I bothered to type this huge thing because I love knitting, I love basketball, I love Maths, I love poetry; I love the women in my life, I love the men in my life; I love myself for being a woman, and would not love myself any less if I were a man.

Much thanks,
Ankita S.

Urbi Chatterjee said...

Dear Ankita,

Thank you for your comment. There are two things that I would like to say in reply:

1. I'm glad that you have recognized the stigma and ridicule that stay-at-home dads and house-husbands face. They are heavily discriminated against and deserve support as much as similarly stigmatised women do.

2. I call hobbies like cooking and knitting and dancing feminine because they are generally more commonly pursued by women than by men, just the way that men are usually fonder of fighting and racing cars than women. You may call this stereotyping, but to me it seems like logical categorization. Men and women are biologically differently wired, so it is hardly surprising that women are instinctively attracted towards certain things while men are attracted to different things. The number of women who enjoy art and craft and the number of men who like tinkering with automobile parts is significantly higher than the other way round. Hence the stereotyping. To answer your question, the pursuance or non-pursuance of these hobbies have nothing to do with one's manhood or womanhood (again, I return to the first line of my post - why this headache about whether one is being a good enough man or woman, instead of a decent human being?).

I am sorry you feel that you have been discriminated against due to your gender in school. I hope you will find a more mature group of people to work with in college.


Ankita Sarkar said...


1. Thank you. I try to be as inclusive as possible when being vocal about equality.

2. There is no conclusive proof or counter-proof of the different biological wiring that makes hobbies and interests gendered. Researchers lug studies at one another to support either viewpoint, and newspapers oversimplify and sensationalize all experimental inferences. After all, our biological wiring is much older than the invention of all these hobbies! I resist the stereotyping as opposition to the very headache you speak of -- that is, for the right to be judged as an individual, whether one is doing the typical things of one's gender or not. Even if there is a biological wiring, it can only be a tendency and not an absolute affiliation: so skills should be judged on an individual level without gendered prejudice -- not in the form of 'good in Maths, being a woman' or 'expert knitter, being a man', but just as 'good in Maths' and 'expert knitter'! I think you will agree that that is not how the world currently works!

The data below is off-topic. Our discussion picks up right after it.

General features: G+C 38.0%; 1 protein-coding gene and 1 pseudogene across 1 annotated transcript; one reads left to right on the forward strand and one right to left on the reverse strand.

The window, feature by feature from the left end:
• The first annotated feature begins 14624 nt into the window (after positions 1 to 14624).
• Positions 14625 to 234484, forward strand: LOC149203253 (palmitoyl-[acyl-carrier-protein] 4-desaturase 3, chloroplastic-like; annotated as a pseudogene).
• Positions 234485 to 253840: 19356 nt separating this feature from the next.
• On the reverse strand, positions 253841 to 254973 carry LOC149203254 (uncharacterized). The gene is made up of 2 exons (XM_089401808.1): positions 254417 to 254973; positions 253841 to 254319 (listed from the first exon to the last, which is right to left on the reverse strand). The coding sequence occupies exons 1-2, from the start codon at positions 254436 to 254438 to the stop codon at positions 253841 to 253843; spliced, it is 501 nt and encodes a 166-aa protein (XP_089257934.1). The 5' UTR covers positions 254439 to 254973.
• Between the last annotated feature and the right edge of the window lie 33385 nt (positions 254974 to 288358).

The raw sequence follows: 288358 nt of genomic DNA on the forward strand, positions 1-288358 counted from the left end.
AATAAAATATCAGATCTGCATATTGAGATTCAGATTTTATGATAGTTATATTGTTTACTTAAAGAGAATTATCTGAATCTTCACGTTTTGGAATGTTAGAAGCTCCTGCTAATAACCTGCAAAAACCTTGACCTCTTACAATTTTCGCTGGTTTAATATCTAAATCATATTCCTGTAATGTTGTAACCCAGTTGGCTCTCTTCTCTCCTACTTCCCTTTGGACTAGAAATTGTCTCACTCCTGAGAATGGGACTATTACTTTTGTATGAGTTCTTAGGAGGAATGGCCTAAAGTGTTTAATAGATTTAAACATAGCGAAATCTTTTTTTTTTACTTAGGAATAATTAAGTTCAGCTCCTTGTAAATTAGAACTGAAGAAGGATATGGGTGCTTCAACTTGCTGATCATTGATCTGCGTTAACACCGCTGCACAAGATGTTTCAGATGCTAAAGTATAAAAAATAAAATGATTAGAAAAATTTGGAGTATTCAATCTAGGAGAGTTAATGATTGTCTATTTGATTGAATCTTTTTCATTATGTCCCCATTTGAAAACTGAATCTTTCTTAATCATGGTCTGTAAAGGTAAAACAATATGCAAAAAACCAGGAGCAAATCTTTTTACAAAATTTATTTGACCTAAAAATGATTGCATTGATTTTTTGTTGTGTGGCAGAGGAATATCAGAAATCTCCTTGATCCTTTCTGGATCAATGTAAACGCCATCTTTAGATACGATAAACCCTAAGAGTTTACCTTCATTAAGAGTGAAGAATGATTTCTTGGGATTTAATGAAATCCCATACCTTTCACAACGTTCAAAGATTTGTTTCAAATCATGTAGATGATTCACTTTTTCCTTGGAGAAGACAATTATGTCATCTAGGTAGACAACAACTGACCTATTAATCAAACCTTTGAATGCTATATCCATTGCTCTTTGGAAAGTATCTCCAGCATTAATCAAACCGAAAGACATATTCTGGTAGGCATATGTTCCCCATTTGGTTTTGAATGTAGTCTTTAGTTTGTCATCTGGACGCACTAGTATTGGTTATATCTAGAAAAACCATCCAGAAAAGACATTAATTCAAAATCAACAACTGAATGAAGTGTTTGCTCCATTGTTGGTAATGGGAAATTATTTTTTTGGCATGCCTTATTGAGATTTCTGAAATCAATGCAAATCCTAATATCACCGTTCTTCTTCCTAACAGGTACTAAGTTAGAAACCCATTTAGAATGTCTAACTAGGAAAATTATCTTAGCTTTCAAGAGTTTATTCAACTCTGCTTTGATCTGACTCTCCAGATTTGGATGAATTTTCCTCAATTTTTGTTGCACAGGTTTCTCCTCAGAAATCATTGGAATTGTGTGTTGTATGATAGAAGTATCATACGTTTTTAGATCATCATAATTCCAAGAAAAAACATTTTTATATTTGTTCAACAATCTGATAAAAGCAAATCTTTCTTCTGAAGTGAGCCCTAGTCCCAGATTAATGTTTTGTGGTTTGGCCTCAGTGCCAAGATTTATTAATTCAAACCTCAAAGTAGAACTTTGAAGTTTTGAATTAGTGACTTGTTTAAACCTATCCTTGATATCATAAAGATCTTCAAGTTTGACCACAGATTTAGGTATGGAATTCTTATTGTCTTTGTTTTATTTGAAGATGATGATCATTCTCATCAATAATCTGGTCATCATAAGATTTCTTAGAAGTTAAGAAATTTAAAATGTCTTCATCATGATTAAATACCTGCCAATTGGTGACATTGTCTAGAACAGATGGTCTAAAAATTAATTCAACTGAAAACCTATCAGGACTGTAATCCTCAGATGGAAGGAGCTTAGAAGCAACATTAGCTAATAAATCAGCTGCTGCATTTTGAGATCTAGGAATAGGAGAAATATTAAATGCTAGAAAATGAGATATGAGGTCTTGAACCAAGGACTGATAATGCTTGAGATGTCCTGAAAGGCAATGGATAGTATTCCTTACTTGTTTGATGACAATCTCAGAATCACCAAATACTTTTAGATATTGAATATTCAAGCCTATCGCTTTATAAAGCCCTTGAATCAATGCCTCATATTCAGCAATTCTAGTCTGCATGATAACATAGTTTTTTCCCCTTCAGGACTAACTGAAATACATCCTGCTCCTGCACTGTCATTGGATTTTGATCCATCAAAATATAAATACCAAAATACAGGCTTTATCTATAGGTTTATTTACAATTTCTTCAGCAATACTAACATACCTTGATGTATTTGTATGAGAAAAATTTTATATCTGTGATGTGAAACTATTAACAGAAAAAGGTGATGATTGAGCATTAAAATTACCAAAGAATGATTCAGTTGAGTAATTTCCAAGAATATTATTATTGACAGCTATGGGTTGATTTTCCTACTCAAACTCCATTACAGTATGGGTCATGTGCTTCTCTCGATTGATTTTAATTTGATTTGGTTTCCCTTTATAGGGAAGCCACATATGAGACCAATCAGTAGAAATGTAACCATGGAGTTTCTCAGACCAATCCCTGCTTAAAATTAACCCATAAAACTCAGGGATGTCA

The only thing we conclusively know about men and women being attracted to different things is that they (mostly) are attracted to one another.

As for college, I think it will be as uphill a battle as now. It's worse in scientific careers, you know, since they are still somewhat against the stereotype for girls to pursue. And even within science they have stereotyping -- apparently Mathematics and Physics are more manly than Chemistry, and Biology is just a mildly tomboyish girl. I don't understand it: they're just subjects!

Thank you for your wishes, though. I wish you a good college life as well.


Rukmini Banerjee said...

This might be a late comment, but I was so incredibly moved by this writing that it took me a while to orchestrate this reply. I have grown up in a family where both my parents worked, inequality was unheard of and both my parents loved us equally. My mom, by nature, has always been very organised and put together. Scratch the first trait- you have my dad! But despite having to leave and return at odd hours- my mom has always managed to tidy up the closets, organize the nooks and corners and despite an overwhelming day, she has always managed to go out of her way and make time for both me and my sister. What really stood out for me in your letter (i.e. post) is how nicely you put this: "I will still go on keeping house and indulging in my feminine interests like knitting and cooking and colour coordinating upholstery, and hopefully my husband and children will derive much pleasure from these one day, just as my parents do now."
So whilst my comment merely states that Ms Bhattacharya has completely not understood what house-keeping is all about, my comment for you is- thank you. It's good to see people with such power, such conviction and such honestly. Thank you again, for making my day!